When Marx wrote in his Economic & Philosophic Manuscripts of 1844 of the exploitation of workers in the industrial production process, he grasped the importance of how this exploitation assumes a division between manual and intellectual work. This division harms workers, making them even more the slaves of the master, who no longer owns only the means of production but also the knowledge and expertise associated with the overall production system. The worker is but one part necessary to create the goods that get sold in the market.2“The accumulation of capital increases the division of labor, and the division of labor increases the number of workers. Conversely, the number of workers increases the division of labor, just as the division of labor increases the accumulation of capital. With this division of labor on the one hand and the accumulation of capital on the other, the worker becomes ever more exclusively dependent on labor, and on a particular, very one-sided, machine-like labor at that. Just as he is thus depressed spiritually and physically to the condition of a machine and from being a man becomes an abstract activity and a belly, so he also becomes ever more dependent on every fluctuation in market price, on the application of capital, and on the whim of the rich. … In the factory system this situation of the worker reaches its climax.” (Karl Marx, Economic & Philosophic Manuscripts of 1844, “Wages of Labor.”

We can think of the division of gender roles within capitalism in the same way. The woman, considered the worker of the family, is given the opportunity to have only one role within a society that is, to be understood as a whole, composed of several roles. The woman becomes even more dependent on the master, which in this case is the man, not only economically like the worker, but especially to be able to read the world. On top of all this, compared to the worker, the woman is deprived of education, socialization, class organization, and the social progress that men have won with the passage of time. This means that even today women are taught to be submissive, docile, and compliant to their first paternal authority, and then to teachers, and then to employers. To this day, we are still told not to challenge too much “attention” or any of those small daily harassments we suffer just by walking down the street. Indeed, we are encouraged to be proud of these occurrences, because they are a sign that we are attractive prey for males. To this day, we are taught to be afraid of repercussions, to feel inferior and insufficiently intelligent to achieve goals, and to seek our satisfactions in a man, a son, and a “well-managed” home.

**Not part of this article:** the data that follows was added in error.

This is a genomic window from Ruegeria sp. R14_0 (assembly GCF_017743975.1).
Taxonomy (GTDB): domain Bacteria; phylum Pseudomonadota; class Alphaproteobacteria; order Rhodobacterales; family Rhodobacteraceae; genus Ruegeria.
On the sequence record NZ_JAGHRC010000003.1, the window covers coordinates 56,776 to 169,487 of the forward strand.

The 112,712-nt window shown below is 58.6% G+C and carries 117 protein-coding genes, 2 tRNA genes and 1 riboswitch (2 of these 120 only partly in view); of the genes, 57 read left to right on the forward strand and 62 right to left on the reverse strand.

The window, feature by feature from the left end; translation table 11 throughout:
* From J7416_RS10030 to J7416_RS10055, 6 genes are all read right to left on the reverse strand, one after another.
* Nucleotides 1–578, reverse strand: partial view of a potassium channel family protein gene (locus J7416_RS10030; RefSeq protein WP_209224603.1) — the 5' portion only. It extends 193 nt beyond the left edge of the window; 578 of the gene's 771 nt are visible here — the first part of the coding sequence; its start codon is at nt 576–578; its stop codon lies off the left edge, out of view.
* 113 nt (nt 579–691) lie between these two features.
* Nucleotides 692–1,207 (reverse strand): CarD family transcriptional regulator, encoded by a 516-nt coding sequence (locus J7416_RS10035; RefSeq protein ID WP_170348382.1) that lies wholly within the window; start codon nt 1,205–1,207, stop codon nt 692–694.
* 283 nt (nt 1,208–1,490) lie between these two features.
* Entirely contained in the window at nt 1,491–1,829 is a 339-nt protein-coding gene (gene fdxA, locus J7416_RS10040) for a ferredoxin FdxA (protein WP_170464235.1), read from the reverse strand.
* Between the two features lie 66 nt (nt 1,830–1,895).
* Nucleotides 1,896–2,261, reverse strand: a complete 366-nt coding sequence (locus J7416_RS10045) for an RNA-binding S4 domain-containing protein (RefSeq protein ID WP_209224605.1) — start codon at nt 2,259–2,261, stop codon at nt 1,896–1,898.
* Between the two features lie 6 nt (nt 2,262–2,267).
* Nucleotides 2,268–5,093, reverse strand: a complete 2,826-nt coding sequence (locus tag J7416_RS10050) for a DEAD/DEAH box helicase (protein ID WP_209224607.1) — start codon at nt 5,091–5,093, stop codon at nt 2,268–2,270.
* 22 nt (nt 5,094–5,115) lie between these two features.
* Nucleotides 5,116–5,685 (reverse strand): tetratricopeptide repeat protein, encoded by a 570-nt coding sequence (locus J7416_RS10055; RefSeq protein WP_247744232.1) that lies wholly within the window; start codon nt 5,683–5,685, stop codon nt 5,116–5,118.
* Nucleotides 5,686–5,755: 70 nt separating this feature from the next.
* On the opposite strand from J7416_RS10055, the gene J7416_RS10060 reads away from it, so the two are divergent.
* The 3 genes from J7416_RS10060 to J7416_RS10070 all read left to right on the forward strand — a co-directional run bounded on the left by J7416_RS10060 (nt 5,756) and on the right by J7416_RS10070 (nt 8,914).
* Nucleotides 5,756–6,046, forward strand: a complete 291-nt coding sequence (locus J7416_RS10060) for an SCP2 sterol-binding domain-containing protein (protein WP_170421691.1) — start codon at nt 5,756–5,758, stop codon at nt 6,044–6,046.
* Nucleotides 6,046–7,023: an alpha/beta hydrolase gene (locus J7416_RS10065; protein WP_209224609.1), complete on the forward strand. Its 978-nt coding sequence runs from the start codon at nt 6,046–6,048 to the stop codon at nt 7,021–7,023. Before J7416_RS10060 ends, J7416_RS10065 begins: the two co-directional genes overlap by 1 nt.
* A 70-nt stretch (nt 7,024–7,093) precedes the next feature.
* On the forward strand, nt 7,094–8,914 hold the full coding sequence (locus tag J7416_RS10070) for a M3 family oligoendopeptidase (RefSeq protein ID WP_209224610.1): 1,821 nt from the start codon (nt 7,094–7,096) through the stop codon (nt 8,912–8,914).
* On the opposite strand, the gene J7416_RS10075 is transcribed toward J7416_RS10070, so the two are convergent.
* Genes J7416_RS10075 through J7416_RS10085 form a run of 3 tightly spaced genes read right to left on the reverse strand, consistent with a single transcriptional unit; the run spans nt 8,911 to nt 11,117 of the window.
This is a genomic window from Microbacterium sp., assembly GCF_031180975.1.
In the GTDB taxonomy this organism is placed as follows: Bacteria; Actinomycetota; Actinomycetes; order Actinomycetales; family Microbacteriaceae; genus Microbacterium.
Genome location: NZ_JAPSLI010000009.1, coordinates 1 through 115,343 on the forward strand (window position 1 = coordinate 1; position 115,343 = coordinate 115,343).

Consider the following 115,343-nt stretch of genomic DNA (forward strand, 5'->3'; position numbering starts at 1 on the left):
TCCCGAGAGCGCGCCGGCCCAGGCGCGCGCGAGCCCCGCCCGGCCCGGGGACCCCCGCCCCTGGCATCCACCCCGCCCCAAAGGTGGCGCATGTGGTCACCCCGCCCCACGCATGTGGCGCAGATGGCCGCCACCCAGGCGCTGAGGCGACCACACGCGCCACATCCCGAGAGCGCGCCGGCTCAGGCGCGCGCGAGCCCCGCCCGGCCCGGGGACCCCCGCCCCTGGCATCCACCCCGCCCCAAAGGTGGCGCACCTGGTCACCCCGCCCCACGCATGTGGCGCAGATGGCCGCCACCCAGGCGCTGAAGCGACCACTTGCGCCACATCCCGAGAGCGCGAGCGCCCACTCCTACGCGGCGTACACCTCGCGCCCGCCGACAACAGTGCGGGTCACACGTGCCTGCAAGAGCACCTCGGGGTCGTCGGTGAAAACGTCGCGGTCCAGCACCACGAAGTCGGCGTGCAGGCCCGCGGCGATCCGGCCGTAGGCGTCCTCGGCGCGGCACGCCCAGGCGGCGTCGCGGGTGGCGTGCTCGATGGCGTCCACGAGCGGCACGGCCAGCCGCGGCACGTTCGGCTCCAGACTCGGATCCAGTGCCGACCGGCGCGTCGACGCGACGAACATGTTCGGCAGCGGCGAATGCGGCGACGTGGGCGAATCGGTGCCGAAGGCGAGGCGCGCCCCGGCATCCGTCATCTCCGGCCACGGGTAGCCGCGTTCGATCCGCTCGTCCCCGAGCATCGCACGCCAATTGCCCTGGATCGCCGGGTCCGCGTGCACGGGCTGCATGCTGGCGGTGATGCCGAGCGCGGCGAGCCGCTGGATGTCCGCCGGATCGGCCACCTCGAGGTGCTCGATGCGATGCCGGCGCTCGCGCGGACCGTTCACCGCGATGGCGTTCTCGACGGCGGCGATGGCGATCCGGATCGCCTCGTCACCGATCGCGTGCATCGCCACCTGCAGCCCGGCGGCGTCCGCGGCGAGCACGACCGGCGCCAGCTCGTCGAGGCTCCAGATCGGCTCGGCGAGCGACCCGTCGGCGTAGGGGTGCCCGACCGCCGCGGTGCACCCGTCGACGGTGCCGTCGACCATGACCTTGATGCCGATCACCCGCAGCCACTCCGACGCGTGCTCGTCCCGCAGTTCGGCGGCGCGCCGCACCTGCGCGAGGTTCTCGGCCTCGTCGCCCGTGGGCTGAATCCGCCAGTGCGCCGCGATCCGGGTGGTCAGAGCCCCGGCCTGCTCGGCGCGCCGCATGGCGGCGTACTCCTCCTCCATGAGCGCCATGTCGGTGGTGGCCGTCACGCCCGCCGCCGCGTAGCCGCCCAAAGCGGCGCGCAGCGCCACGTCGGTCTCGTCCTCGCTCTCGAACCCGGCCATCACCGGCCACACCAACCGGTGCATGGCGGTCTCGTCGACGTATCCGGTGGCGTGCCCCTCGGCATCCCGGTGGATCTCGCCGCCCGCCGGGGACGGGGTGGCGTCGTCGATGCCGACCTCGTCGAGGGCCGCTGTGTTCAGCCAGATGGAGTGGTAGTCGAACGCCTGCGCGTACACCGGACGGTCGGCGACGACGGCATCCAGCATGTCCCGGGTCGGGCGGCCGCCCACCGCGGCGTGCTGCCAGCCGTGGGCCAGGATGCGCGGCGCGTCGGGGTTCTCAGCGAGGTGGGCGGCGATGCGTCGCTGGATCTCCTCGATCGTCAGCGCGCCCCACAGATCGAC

Despite centuries of domestication, conformism, and patriarchal indoctrination, however, we have never given up. Our condition of being doubly exploited has always taught us to fight twice as hard to win what belongs to us … and that we’re as good as anyone! No religion, teachings, violence, abuse, or ideology can stop us, because we know the identity of our enemy.

We are not just tired of all this macho, sexist culture, and we are not just ready to destroy it, but above all we are ready to continue to fight against the system that feeds it, united side by side. That’s because even if we repudiate your impositions on us to be good mothers, daughters, and wives, we feel an obligation to ourselves and to our sisters to come to be the progenitors of a new world, one free from exploitation and oppression.

We are no longer satisfied with crumbs. We want bread — and roses, too!

First published in Italian on November 24 in La Voce delle Lotte.

Translation by Scott Cooper